These car features used to be commonplace, but have been slowly made obsolete over time.
Car manufacturers innovate pretty quickly. Each year's car models seem to be massive technological improvements over the previous. With so many cool and advanced car features available today, we decided to take a look at old car features that have fallen out of use over the years.
Large (and Dangerous) Hood Ornaments
Hood ornaments used to be commonplace on cars. In fact, having the largest and gaudiest hood ornaments was considered a good way to show off your money. These miniature statues first saw use in the early 20th century, where they were often installed to hide radiator caps on the fronts of early cars. In time, however, they became a popular way to accessorize cars. Several car manufacturers had their own built-in ornaments, with Rolls Royce and Jaguar being two of the examples that have survived to today. Countless collector ornaments were made to celebrate everything from victory in WWII to the rise of the American Space program.
These hood ornaments presented a few issues, however. These ornaments were incredibly dangerous for pedestrians, especially if they jutted out from the car. Overly large hood ornaments also had the potential to turn minor fender-benders into considerably more serious accidents. Several manufacturers attempted to address this by mounting them on springs, but that simply made them too easy to other people to steal.
Large hood ornaments are all but gone from cars today. Although some higher-end models might feature smaller ornaments, these are typically plastic instead of metal. Rolls Royce's Spirit of Ecstasy is one of the few surviving full-size ornaments, but newer models allow for the figure to disappear into the hood of the car when driving or parked in a public location.
Also knows as vent glass, this feature was a small glass pane that sat inside the windows of most cars in the 1950s. As it was mounted separately from the larger window, the quarter glass would open up to allow the driver to vent air from the front of the car. Before air conditioning became common, small windows like these were often the best way to cool down a hot and stuffy car.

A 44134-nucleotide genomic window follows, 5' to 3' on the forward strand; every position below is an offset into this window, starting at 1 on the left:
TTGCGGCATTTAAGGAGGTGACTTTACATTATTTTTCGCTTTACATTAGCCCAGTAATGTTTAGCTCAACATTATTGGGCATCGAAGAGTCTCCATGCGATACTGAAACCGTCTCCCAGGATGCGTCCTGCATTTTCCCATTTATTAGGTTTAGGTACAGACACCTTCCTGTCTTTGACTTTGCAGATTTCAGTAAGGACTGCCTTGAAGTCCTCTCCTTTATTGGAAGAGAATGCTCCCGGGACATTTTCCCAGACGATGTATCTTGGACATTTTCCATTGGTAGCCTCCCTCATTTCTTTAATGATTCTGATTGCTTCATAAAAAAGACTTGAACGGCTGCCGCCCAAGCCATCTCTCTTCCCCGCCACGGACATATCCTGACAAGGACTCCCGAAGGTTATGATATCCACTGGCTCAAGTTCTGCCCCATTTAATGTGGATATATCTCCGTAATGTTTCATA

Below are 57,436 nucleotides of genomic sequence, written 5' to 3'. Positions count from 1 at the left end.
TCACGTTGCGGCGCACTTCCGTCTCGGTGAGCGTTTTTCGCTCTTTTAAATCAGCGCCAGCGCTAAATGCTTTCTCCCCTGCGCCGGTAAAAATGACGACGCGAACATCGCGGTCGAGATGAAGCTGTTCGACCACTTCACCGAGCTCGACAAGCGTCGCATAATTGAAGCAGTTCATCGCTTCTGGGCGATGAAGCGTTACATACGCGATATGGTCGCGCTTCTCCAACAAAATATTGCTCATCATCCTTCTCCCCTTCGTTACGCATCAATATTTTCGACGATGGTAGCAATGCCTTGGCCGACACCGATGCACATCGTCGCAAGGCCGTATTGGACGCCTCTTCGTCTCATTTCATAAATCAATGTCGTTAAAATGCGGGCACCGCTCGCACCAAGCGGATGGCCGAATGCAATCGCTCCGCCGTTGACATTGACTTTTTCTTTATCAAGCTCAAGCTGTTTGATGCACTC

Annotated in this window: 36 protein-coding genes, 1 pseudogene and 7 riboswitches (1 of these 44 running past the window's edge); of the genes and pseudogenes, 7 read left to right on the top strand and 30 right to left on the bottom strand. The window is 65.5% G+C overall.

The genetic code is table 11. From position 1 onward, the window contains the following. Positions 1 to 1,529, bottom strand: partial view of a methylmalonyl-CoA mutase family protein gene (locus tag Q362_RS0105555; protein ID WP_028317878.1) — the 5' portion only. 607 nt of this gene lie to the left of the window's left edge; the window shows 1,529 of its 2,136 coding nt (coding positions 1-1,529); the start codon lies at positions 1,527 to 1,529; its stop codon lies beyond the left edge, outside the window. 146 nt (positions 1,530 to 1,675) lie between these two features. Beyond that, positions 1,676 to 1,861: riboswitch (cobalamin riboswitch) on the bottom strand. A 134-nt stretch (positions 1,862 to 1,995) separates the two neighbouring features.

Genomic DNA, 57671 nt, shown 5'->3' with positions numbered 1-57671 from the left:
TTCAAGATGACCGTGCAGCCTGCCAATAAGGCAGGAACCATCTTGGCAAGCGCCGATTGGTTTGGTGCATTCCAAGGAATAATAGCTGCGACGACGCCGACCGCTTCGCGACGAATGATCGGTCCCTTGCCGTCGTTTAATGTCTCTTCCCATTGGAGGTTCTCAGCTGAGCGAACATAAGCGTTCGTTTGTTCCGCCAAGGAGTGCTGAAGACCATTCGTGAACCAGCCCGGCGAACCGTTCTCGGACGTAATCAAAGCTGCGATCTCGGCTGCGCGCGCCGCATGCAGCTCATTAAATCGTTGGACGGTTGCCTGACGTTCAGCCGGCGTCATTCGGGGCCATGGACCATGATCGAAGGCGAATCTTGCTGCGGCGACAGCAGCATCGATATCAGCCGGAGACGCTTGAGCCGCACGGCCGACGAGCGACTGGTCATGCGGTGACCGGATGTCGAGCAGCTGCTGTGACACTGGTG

While these features were convenient, they were also unsafe. As they were mounted separately from the larger window, a strong impact could break a quarter glass window and send it flying towards the people inside. Additionally, some of these small windows proved too easy for car thieves to jimmy open, allowing them to open up the driver's side of the car.
The invention of air conditioners rendered quarter glass largely obsolete, but you can still see its design influences in cars today. Some models of cars feature segmented windows as an apparent aesthetic nod to the old car feature.
'90s kids remember the struggle. Before automatic window switches became widespread, opening and closing car windows was a chore.
Windows were often mounted to these cranks, which could be spun to open and close them. At least, in theory. In reality, these cranks were prone to sticking, and any amount of dirt or grime would turn the process into an absolute grind. On the plus side, attempting to roll down windows was enough of a workout that you could probably start building arm muscle definition after doing it for a while.
Of course, make sure you're alternating arms if you decide that you actually want to try that, for some reason.
Modern cars have clear and easy-to-read fuel gauges mounted inside the dashboard, but this feature wasn't available in some of the earliest automobile models. Instead, these cars measured their fuel levels through a device called a motor meter. These glass fixtures were mounted atop the radiators in the hoods of early cars and would measure the remaining fuel levels by using a dipstick attached to a small bobbing ball.
While these fuel measurements could often be imprecise, motor meters gained a lot of popularity for their visual designs. Different car manufacturers would hire artists to paint unique pictures on each of their meters. This increased the value and status of a car, as each driver could brag about having a meter completely unique to them. While the use of motor meters vanished almost overnight with the introduction of dashboard fuel gauges, they remain a popular collector's item for vintage car enthusiasts.
The notion of having an object inside your car that's hot enough to start fires might seem strange today, but it was remarkably commonplace until fairly recently. Cigarette lighters would use energy from a car plugin to heat a metal coil, which in turn would get hot enough to ignite cigarette tips. If this sounds potentially dangerous, that's because it is. It also wasn't rare for these lighters to sit right next to built-in ashtrays, another weirdly common car feature that would be difficult to justify today.
Many of these cigarette lighter ports would later be repurposed as plugins for car power ports. The DC Car power system became a way for drivers to plug in electronics that would be directly powered from the car's internal energy sources. Although cigarette lighters are gone from modern car models, their legacy lives on.
Do you know about any other interesting, out-of-use car features? Let us know in the comments below!